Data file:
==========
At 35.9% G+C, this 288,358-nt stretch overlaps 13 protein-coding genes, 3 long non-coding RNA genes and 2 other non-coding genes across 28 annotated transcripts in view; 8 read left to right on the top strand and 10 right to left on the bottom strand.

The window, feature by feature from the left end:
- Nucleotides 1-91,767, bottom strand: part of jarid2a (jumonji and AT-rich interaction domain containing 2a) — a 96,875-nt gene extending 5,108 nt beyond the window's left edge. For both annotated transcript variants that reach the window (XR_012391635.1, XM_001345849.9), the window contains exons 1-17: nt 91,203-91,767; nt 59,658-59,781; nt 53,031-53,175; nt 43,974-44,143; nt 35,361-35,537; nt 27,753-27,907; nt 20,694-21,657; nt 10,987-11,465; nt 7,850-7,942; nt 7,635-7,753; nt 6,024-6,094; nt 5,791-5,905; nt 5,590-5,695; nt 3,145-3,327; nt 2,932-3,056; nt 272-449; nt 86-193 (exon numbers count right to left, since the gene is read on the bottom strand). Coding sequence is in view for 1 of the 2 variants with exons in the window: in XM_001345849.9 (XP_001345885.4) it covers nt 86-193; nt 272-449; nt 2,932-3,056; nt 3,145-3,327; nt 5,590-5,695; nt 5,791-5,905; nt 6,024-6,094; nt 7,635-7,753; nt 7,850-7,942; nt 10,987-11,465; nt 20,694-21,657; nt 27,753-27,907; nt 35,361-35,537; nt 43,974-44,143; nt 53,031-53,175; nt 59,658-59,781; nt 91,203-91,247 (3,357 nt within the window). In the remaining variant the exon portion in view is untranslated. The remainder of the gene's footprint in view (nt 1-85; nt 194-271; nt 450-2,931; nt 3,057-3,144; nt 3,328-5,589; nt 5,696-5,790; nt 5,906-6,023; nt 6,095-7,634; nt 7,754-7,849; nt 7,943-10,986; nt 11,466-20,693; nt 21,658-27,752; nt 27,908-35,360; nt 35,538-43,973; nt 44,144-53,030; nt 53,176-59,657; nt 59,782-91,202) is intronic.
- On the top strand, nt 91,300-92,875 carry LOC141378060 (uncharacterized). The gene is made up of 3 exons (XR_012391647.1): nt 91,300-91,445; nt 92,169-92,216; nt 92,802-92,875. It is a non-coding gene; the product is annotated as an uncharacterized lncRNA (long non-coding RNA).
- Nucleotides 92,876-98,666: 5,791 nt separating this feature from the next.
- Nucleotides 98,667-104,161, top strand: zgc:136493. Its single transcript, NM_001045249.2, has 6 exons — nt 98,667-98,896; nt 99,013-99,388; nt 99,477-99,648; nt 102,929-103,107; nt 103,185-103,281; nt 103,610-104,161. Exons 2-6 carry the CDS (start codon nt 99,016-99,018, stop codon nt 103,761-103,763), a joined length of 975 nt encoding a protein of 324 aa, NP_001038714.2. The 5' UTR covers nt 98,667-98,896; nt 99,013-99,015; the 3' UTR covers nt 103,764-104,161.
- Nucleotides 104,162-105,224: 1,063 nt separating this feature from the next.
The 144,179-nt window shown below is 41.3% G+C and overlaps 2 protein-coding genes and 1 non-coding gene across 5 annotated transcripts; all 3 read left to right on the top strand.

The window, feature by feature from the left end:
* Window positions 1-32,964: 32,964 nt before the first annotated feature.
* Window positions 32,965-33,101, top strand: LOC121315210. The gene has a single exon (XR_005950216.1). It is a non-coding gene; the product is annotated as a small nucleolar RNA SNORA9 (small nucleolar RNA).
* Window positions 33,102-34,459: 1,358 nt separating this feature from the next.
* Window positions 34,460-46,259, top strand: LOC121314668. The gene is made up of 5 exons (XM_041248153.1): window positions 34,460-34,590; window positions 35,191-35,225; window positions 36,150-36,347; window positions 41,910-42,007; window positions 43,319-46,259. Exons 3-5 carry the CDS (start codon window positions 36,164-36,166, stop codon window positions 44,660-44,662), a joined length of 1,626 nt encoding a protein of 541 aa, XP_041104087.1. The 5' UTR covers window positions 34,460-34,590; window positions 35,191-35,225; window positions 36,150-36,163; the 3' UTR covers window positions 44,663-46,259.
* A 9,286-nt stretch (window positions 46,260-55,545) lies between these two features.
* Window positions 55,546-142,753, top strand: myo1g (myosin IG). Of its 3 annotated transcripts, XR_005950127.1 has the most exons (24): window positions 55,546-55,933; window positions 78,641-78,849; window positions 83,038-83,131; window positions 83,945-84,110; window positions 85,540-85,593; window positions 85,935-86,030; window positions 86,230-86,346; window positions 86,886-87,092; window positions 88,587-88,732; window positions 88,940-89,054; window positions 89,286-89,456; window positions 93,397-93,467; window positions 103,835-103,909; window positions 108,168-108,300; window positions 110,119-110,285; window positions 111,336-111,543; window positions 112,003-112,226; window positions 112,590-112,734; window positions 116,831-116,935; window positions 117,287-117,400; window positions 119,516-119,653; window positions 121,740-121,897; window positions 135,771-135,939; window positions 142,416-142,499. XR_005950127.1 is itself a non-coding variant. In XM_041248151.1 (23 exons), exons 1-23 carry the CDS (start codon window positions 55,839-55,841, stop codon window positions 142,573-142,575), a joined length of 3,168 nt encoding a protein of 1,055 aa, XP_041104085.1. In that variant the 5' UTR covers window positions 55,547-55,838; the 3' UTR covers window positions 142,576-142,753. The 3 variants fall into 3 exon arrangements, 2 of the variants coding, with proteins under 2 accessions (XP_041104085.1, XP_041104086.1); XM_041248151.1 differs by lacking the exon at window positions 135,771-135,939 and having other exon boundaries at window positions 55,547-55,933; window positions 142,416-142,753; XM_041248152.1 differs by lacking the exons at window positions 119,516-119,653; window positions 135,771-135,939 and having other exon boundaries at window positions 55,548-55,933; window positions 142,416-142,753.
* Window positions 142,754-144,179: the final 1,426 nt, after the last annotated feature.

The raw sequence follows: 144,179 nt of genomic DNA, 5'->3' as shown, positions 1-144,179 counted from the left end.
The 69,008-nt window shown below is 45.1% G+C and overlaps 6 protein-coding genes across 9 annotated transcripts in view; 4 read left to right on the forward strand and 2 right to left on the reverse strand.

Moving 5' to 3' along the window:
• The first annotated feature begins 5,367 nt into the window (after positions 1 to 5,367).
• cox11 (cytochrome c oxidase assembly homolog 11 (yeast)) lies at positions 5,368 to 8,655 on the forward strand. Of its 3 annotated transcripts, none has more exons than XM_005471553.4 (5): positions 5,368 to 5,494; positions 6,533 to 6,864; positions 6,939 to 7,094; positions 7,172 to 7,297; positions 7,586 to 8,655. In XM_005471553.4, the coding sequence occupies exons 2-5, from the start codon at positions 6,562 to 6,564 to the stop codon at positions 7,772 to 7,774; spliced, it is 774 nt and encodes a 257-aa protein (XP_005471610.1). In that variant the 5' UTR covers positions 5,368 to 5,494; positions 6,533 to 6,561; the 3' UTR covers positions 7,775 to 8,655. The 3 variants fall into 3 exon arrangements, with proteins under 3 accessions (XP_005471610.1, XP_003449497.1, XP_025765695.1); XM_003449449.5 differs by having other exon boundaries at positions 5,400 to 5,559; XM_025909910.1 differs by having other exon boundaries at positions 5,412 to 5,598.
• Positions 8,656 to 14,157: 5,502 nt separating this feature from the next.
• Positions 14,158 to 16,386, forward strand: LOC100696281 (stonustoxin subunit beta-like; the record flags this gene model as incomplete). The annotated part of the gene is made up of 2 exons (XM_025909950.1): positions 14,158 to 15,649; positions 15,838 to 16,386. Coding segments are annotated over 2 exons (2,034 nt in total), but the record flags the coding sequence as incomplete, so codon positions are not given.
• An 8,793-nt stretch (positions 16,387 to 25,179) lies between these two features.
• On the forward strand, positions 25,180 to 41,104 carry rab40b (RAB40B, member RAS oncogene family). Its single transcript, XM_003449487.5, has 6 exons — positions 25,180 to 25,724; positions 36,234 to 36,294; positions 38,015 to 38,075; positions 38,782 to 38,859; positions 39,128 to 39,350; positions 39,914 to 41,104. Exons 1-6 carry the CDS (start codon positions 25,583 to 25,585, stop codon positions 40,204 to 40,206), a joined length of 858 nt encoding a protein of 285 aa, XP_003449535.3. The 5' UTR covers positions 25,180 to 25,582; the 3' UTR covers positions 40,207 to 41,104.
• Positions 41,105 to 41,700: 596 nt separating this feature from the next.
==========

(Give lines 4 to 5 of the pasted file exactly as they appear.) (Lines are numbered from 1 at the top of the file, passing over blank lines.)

- On the top strand, nt 91,300-92,875 carry LOC141378060 (uncharacterized). The gene is made up of 3 exons (XR_012391647.1): nt 91,300-91,445; nt 92,169-92,216; nt 92,802-92,875. It is a non-coding gene; the product is annotated as an uncharacterized lncRNA (long non-coding RNA).
- Nucleotides 92,876-98,666: 5,791 nt separating this feature from the next.